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You May Want to Sleep on It

Enter the Next 'Miracle' Drug: a Sleeping Pill You Can Take Long-Term. Ads for Lunesta Won't Likely Give That Theme a Rest. This Time Will Consumers Be More Leery?

By Sandra G. Boodman
Washington Post Staff Writer
Tuesday, January 18, 2005; Page HE01

It sounds like an insomniac's dream: a sleeping pill that can be taken for weeks or even months at a time, without the risk of addiction or morning-after grogginess.

In the next several weeks consumers will see splashy print and television ads touting the lyrically named Lunesta, which was approved last month by the U.S. Food and Drug Administration (FDA). Unlike other sleeping pills, including market leader Ambien, which are not supposed to be taken for longer than 10 days at a time, Lunesta has no FDA recommended time limit.



Since the drug's official launch last week, Sepracor, its Massachusetts-based manufacturer, has deployed 1,250 salespeople to the offices of primary care physicians -- the doctors most patients consult for sleep problems -- as well as psychiatrists and hospitals. The aim, said David P. Southwell, Sepracor's chief financial officer, is to persuade them of Lunesta's superiority in treating insomnia, an extremely common problem that regularly affects more than half of American adults and that, in Southwell's view, is "under-recognized and under-treated."

Some sleep specialists question the wisdom of using a sleeping pill for weeks or months on end, particularly when it is a new drug approved after six months of testing in 2,700 patients.

They cite the fresh examples of the increased risk of heart attack and stroke from arthritis pain relievers Vioxx, Celebrex and Bextra, the dangers of which emerged after millions of patients started taking them.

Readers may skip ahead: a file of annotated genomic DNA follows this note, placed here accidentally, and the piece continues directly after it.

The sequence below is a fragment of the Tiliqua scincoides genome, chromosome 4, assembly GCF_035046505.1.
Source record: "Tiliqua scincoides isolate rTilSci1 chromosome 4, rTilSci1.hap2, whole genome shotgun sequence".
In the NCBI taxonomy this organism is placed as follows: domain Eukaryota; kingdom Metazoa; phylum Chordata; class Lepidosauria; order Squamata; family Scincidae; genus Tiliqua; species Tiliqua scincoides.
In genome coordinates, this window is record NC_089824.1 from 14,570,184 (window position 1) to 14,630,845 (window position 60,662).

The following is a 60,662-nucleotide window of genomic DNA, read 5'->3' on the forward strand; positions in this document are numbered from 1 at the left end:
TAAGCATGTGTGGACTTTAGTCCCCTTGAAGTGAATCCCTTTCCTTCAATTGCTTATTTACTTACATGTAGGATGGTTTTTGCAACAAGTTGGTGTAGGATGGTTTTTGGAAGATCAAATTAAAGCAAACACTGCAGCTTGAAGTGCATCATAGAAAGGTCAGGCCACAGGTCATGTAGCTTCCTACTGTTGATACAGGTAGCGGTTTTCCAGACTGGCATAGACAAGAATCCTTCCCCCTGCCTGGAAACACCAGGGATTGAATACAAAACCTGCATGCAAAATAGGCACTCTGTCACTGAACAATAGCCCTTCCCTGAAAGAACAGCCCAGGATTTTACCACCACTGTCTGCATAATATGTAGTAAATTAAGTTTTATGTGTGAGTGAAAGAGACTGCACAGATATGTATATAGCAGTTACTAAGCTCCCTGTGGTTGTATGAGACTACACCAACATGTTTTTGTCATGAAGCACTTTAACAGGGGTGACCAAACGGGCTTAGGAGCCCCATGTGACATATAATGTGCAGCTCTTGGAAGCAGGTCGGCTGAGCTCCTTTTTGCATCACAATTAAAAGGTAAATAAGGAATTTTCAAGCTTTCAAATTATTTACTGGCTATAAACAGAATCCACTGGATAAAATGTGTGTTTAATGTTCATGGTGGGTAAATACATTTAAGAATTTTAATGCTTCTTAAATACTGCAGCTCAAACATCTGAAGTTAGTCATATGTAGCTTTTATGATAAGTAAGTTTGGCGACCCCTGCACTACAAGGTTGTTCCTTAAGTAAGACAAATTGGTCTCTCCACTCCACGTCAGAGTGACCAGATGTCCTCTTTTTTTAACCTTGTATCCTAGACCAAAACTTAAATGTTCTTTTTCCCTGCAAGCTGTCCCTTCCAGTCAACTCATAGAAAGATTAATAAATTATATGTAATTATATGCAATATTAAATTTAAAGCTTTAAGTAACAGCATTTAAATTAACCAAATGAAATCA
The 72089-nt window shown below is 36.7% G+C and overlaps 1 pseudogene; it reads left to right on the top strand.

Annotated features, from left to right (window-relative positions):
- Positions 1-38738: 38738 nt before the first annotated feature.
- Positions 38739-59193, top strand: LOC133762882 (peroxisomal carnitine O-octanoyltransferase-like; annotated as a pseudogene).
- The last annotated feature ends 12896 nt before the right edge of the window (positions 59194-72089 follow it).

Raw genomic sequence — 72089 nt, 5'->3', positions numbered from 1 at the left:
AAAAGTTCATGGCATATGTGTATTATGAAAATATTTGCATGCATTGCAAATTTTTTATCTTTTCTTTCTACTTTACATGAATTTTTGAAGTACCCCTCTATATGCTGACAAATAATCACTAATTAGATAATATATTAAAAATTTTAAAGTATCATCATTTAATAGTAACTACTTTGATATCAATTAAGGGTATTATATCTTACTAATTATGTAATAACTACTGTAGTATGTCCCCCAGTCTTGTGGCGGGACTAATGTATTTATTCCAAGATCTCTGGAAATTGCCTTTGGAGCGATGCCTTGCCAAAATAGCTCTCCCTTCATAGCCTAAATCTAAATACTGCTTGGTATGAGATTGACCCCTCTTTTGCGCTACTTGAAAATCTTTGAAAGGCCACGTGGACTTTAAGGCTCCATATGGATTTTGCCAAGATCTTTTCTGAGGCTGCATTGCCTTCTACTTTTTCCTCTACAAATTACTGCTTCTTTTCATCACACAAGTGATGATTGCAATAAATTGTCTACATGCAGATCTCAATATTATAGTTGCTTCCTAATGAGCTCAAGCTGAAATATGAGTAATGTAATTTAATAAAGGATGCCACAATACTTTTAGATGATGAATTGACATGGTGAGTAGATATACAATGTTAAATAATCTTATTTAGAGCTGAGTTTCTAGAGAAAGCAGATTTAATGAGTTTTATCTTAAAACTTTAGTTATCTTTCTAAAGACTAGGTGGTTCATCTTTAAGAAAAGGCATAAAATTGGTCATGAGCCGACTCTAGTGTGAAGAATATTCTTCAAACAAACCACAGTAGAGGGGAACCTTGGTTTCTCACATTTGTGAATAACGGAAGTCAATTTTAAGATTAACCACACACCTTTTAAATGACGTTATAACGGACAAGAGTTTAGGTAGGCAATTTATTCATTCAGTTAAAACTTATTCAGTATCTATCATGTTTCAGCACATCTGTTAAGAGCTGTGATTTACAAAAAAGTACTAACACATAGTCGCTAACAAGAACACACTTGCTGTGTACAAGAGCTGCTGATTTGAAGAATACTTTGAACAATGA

Because insomnia is so common -- Ambien is the nation's 12th-best-selling prescription medication, according to IMS Health -- and because Lunesta will be aggressively marketed, some sleep specialists emphasize the importance of non-drug remedies.

"The best thing to do is to avoid getting into a situation where you need a medication long-term," said Northern Virginia neurologist John W. Cochran. For a small group of patients who have been adequately screened to rule out underlying physical or psychiatric problems -- such as depression or anxiety -- that might cause insomnia, long-term use of a sleeping medication may be indicated, he said.

To treat insomnia many sleep specialists, including Cochran, recommend behavioral strategies that fall under the schoolmarmish rubric "sleep hygiene." They include relaxation techniques as well as avoidance of caffeine, alcohol and large meals before bedtime. Sleeping pills are often used short-term, to break the cycle of sleeplessness and the anxiety it causes.

Cochran said he worries that many consumers, eager for a speedy and easy remedy, will get a prescription for Lunesta from a primary care doctor who has neither the time nor the training to suggest behavioral techniques or conduct a comprehensive evaluation.

"That means some doctors will give it to patients who will stay on it forever," he said.


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